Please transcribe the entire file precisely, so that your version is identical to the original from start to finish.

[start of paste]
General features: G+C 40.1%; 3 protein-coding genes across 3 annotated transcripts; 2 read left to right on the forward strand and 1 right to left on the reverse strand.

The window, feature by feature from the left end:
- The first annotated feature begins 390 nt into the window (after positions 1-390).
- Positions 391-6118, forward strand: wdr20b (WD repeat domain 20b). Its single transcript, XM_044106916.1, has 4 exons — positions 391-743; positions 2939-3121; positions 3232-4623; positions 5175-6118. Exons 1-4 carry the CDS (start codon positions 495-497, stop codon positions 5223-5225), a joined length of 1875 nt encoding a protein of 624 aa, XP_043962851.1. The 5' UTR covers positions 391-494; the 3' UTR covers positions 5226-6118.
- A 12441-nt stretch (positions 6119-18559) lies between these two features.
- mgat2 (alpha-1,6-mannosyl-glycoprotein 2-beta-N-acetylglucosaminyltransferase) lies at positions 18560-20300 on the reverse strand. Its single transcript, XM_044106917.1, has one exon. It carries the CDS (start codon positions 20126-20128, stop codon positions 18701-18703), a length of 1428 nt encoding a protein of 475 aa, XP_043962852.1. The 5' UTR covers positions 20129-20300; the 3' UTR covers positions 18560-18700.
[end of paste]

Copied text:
General features: G+C 40.1%; 3 protein-coding genes across 3 annotated transcripts; 2 read left to right on the forward strand and 1 right to left on the reverse strand.

The window, feature by feature from the left end:
- The first annotated feature begins 390 nt into the window (after positions 1-390).
- Positions 391-6118, forward strand: wdr20b (WD repeat domain 20b). Its single transcript, XM_044106916.1, has 4 exons — positions 391-743; positions 2939-3121; positions 3232-4623; positions 5175-6118. Exons 1-4 carry the CDS (start codon positions 495-497, stop codon positions 5223-5225), a joined length of 1875 nt encoding a protein of 624 aa, XP_043962851.1. The 5' UTR covers positions 391-494; the 3' UTR covers positions 5226-6118.
- A 12441-nt stretch (positions 6119-18559) lies between these two features.
- mgat2 (alpha-1,6-mannosyl-glycoprotein 2-beta-N-acetylglucosaminyltransferase) lies at positions 18560-20300 on the reverse strand. Its single transcript, XM_044106917.1, has one exon. It carries the CDS (start codon positions 20126-20128, stop codon positions 18701-18703), a length of 1428 nt encoding a protein of 475 aa, XP_043962852.1. The 5' UTR covers positions 20129-20300; the 3' UTR covers positions 18560-18700.